Unwarranted condemnation of the Khaps
-a dangerous trend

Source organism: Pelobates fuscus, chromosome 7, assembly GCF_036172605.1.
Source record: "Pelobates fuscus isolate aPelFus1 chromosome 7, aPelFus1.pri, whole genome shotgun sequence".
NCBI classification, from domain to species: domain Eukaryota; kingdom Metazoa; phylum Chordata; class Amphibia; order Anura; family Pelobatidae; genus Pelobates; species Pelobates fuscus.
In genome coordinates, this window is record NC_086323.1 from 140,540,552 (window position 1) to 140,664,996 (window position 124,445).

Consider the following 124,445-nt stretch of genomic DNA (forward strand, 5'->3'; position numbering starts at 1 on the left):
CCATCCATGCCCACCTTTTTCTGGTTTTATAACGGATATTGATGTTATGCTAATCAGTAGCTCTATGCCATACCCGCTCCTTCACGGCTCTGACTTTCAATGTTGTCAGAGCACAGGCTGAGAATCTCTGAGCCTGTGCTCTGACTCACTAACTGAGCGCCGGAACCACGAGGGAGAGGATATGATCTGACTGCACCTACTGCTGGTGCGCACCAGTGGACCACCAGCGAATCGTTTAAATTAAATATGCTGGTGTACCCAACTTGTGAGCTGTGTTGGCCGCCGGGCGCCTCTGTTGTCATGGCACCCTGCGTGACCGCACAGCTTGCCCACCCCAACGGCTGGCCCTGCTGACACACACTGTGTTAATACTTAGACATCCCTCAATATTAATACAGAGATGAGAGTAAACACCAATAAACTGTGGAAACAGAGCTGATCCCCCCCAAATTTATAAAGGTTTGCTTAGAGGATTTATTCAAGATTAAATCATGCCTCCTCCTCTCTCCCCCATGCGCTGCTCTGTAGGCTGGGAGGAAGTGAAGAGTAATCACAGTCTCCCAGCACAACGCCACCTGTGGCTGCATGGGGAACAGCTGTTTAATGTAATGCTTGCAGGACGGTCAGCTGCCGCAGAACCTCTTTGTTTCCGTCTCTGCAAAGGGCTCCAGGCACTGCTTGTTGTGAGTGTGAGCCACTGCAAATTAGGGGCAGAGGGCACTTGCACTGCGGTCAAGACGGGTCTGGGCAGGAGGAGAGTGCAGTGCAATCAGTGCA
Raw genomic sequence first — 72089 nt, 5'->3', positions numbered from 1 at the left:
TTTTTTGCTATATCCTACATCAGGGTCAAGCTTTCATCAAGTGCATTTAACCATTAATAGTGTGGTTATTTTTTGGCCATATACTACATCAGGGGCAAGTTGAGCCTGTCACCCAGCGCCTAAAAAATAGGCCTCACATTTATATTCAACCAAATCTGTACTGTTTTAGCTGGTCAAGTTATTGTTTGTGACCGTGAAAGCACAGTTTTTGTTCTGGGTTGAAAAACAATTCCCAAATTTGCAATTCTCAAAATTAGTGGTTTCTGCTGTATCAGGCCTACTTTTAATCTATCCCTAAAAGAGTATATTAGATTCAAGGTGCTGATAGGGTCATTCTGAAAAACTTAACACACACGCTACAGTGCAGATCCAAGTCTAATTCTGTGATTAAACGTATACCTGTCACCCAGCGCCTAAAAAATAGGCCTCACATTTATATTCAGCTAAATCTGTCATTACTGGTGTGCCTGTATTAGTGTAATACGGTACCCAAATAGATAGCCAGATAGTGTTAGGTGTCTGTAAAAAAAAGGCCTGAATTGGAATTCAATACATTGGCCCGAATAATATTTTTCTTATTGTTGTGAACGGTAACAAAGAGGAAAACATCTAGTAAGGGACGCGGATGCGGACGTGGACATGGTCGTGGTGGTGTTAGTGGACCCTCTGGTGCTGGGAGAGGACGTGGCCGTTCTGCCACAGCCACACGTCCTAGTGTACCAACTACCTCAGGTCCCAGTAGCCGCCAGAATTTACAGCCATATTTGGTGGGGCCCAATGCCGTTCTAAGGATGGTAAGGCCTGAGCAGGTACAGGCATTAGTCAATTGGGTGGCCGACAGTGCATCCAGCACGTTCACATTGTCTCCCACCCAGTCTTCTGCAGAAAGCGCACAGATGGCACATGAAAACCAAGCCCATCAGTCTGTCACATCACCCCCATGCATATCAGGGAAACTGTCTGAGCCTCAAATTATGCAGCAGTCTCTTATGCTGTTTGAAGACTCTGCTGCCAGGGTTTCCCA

Mr. Ajay Kumar in his ‘Khap Panchayats: A Socio-Historical Overview’ (Economic & Political Weekly, 26 Jan. 2012) could not fully capture the perspective of the subject in regard to the obscure factors that were responsible for the evolution of a Khap, particularly its functioning. Whether it was the Sultanate or Mughal era or the brutal rule of the British East India Company, the issue of threat to security of life and property was paramount to the village communities. Obviously, as per the traditional social structuring that we inherited, it was always the majority community that dominated other minor communities and assumed the responsibility of securing the right to life and guarding property –mainly land and cattle. In post-independence era when the threat to life and property subsided, this responsibility on Khaps got involuntarily shed and there was no reason that it needed to be invoked. However, Mr. Ajay Kumar did not take notice of the socio-economic dynamics and the influence of caste politics that significantly influenced the Jats. The influence was subtle and the Jats did not kindly take the rise of the lower caste leaders that challenged their ‘authority’ or shared the power for controlling the public resources. No Jat would ever willingly give his consent that his daughter marries a boy of the lower or other castes. The notion is so deeply rooted in the psyche, that pliability to this age old social norm would endanger his life, respectful existence of his family in the community and the right to landed property. It is easier to think of re-distribution of land but impossible as it would disturb the whole socio-economic fabric and create way for perpetual chaos. The solutions lie not in inter-caste marriages and re-distribution of land, a line of action which seems so dear to socialists or Indian leftists, but tolerance, co-existence and economic support to the poor in making them capable irrespective of caste and creed. It sounds prejudiced to always condemn Khaps which is a surrealist notion rather than a concrete object. The media’s trend of unwarranted condemnation of the Khap is dangerous as it has critically annoyed the Jats in which a lethal attitude towards the media is fast developing. Instead of nurturing this trend, the Jats should be inspired to think about solutions rather than invoking them for confrontation on this issue. It will only aggravate situation. Moreover, the translation from Hindi to English seems somewhat flawed. Moreover, in the name of history one should not present selectively but rather objectively. Regrettably, the Jats have suffered due an absence of an authentic history of the Race. It is not a caste but a race, which fact should be clearly understood by novices in history.